On medication

“though your promise counts for nothing, you must keep it nonetheless”

All through my life I’ve been medicated with words. Words encourage healing, offer solace, sometimes just enough to hold onto, like a handgrip offered momentarily for balance as one takes a particularly treacherous step.  Song lyrics, poetry, literature, essays and more recently blog posts – all rich pickings, all of them sharing in the experience of living, whether they are flourishing and celebrating, commiserating, or simply imparting survival tactics.  I gather up quotes, like the one above, and carry them around with me like a purring cat I’ve lifted to my chest to cradle for a few moments.

I’ve been thinking again about drugs. Many of the people I love take drugs: my mother takes pills to help her sleep whenever she is unsettled; my ex-husband negotiates a precarious cocktail of mental health prescriptions and endures their side effects with resignation; other members of my family and some of my closest friends and many people I know take or have taken antidepressants.

I’ve never yet taken sleeping pills or antidepressants, but every so often I pick the idea up from its shelf and dust it off for a closer examination. I’ve not ever taken them but I’ve come close: a prescription for Prozac was once handed to me with little interest by a GP after only a short few minutes’ consultation. I’d just ended my marriage and was living in a new country, in near-isolation with a seven-month-old infant, struggling to make sense of the trajectory my life was taking.  Who wouldn’t be depressed?  I’d gone into the surgery to request a referral for counselling, on the advice and encouragement of my health visitor (incidentally, thank you to the NHS for the health visitor service and thank you to Gina, whose kindness and support I will never forget.) The GP heard my briefly summarised situation and agreed to refer me on to the counselling service, then threw in the Prozac like a bonus prize. I hadn’t asked for it, but I accepted his authority and received the prescription in a daze of curiosity and potential relief:  was this a fix that would ease the pain?

I remember the growing disquiet with which I carried the piece of paper over to the chemist, the sterile fluorescent lighting under which I was handed the paper bag, the cold officious labelling on the packet of pills inside it. For days it sat unopened on the top shelf of a kitchen cabinet, as my disquiet blossomed into frustration and resentment. Did I really need a fix? Did I need to be fixed? Was I something broken that needed mending? Was it me that was broken or the circumstances in my life? And were they even broken, for that matter, or just plainly, ordinarily, heart-crushingly difficult?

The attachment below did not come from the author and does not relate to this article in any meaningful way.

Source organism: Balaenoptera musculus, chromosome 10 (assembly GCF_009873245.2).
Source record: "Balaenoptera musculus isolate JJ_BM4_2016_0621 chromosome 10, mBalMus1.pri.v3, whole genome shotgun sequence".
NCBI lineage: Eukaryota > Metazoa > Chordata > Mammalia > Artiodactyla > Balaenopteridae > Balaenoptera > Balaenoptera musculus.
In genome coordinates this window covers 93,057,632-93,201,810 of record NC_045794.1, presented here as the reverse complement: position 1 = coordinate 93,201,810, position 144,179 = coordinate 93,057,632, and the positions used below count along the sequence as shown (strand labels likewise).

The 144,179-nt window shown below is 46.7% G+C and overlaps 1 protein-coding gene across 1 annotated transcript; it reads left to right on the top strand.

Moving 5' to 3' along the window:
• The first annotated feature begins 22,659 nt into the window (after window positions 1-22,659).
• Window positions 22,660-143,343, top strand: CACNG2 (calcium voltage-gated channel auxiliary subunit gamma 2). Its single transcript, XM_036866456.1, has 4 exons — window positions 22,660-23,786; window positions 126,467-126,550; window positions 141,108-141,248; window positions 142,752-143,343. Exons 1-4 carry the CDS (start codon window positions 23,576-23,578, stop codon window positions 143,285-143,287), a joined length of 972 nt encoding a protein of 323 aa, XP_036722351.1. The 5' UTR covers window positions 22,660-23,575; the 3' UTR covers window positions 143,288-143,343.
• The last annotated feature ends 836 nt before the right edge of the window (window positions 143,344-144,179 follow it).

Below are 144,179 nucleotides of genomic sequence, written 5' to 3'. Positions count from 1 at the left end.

The packet ended up in a drawer, and moved around with me unopened for years; eventually I handed it in at another chemist: no thanks.  Things had moved on, my circumstances were less volatile but they were certainly still difficult and it was certainly still taking its toll on my sense of wellbeing.  Again I considered the potential relief offered by prescription meds, and again I chose to stick it out without them. Turning in the unused Prozac was a symbolic gesture by which I reminded myself that my inner landscape belonged to me, not the pharmaceutical industry.

I’ve been thinking again about drugs, because it’s been rough going lately. I feel muddled, all over the place, like a pinball bouncing off everything and everyone. Each smack sends me veering at another angle, rational in its direction but inevitably into another clash, flailing about in a dance that feels random and chaotic. It’s crazymaking, this dance, rattling the business-as-usual with its inconvenient messes: I say things I shouldn’t, argue unnecessarily, succumb to hostility and bouts of tears and overwhelming lethargy. My inner landscape is volcanic, and while it may belong to me, it impacts on many of the people around me. Why can’t I just control myself? Maybe I should take Prozac.

So here I am, thinking again about drugs, because I followed a signpost recently from Ran Prieur’s blog to this essay by Chris Norton, describing the experience of coming off his prescriptions. Here is someone asking the same questions, from the other side of a different experience; someone who opened the packet and tried living on medication, and now many years later has handed it back and is trying to live without. I gather up and hold like a purring cat the following remark made to him by an understanding friend: “at times like this I can’t say enough for the fetal position.”

So then, maybe I’m not a pinball, maybe I’m a pinball wizard, a deaf dumb and blind kid playing by intuition. Maybe this exhausted unpeeling is just the stuff of my life, and there’s nothing more to it, and nothing more for it, and nothing more in it. I’ve only ever glimpsed the fairies and the angels in brief elusive moments at the edges of my vision, I’ve never yet met them full-on in the joyful magic nonsense of their dance – and sometimes I think I never will. Sometimes I think that getting up and getting through the relentless task of each day is all I will ever manage.

I brace myself to get up again, by prescribing a balm of words:

Though your promise counts for nothing, you must keep it nonetheless.
You must keep it for the captain whose ship has not been built,
For the mother in confusion, her cradle still unfilled,
For the heart with no companion, for the soul without a king,
For the prima ballerina who cannot dance to anything.